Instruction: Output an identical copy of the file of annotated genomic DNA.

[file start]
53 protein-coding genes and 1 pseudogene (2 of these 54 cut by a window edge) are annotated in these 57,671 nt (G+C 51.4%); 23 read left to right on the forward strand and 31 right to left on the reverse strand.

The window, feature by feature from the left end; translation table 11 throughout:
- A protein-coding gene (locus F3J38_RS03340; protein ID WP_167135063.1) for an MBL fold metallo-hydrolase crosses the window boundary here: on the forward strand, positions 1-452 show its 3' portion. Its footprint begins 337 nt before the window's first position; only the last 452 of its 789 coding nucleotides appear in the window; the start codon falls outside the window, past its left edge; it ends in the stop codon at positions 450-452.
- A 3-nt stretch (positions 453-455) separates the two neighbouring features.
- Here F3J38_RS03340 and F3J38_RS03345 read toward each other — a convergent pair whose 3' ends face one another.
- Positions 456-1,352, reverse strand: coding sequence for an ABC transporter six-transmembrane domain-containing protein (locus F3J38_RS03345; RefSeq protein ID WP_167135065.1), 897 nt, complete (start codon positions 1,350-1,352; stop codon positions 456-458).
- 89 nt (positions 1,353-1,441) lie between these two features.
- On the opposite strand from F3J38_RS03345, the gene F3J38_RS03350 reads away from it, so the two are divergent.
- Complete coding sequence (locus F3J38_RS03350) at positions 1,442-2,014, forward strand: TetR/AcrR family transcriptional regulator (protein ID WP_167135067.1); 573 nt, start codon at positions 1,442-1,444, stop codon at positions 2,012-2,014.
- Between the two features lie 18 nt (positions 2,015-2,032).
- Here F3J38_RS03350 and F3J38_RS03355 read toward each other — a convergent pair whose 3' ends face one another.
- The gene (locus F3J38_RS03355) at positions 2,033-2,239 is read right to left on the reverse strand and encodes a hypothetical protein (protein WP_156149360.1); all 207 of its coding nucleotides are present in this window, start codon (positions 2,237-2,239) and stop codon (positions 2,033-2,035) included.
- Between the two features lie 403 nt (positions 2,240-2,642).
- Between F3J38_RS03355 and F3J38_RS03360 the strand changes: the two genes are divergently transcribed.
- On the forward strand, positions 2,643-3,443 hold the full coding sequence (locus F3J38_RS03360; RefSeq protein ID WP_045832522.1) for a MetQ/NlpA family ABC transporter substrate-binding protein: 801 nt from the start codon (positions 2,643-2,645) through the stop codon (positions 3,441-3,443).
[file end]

53 protein-coding genes and 1 pseudogene (2 of these 54 cut by a window edge) are annotated in these 57,671 nt (G+C 51.4%); 23 read left to right on the forward strand and 31 right to left on the reverse strand.

The window, feature by feature from the left end; translation table 11 throughout:
- A protein-coding gene (locus F3J38_RS03340; protein ID WP_167135063.1) for an MBL fold metallo-hydrolase crosses the window boundary here: on the forward strand, positions 1-452 show its 3' portion. Its footprint begins 337 nt before the window's first position; only the last 452 of its 789 coding nucleotides appear in the window; the start codon falls outside the window, past its left edge; it ends in the stop codon at positions 450-452.
- A 3-nt stretch (positions 453-455) separates the two neighbouring features.
- Here F3J38_RS03340 and F3J38_RS03345 read toward each other — a convergent pair whose 3' ends face one another.
- Positions 456-1,352, reverse strand: coding sequence for an ABC transporter six-transmembrane domain-containing protein (locus F3J38_RS03345; RefSeq protein ID WP_167135065.1), 897 nt, complete (start codon positions 1,350-1,352; stop codon positions 456-458).
- 89 nt (positions 1,353-1,441) lie between these two features.
- On the opposite strand from F3J38_RS03345, the gene F3J38_RS03350 reads away from it, so the two are divergent.
- Complete coding sequence (locus F3J38_RS03350) at positions 1,442-2,014, forward strand: TetR/AcrR family transcriptional regulator (protein ID WP_167135067.1); 573 nt, start codon at positions 1,442-1,444, stop codon at positions 2,012-2,014.
- Between the two features lie 18 nt (positions 2,015-2,032).
- Here F3J38_RS03350 and F3J38_RS03355 read toward each other — a convergent pair whose 3' ends face one another.
- The gene (locus F3J38_RS03355) at positions 2,033-2,239 is read right to left on the reverse strand and encodes a hypothetical protein (protein WP_156149360.1); all 207 of its coding nucleotides are present in this window, start codon (positions 2,237-2,239) and stop codon (positions 2,033-2,035) included.
- Between the two features lie 403 nt (positions 2,240-2,642).
- Between F3J38_RS03355 and F3J38_RS03360 the strand changes: the two genes are divergently transcribed.
- On the forward strand, positions 2,643-3,443 hold the full coding sequence (locus F3J38_RS03360; RefSeq protein ID WP_045832522.1) for a MetQ/NlpA family ABC transporter substrate-binding protein: 801 nt from the start codon (positions 2,643-2,645) through the stop codon (positions 3,441-3,443).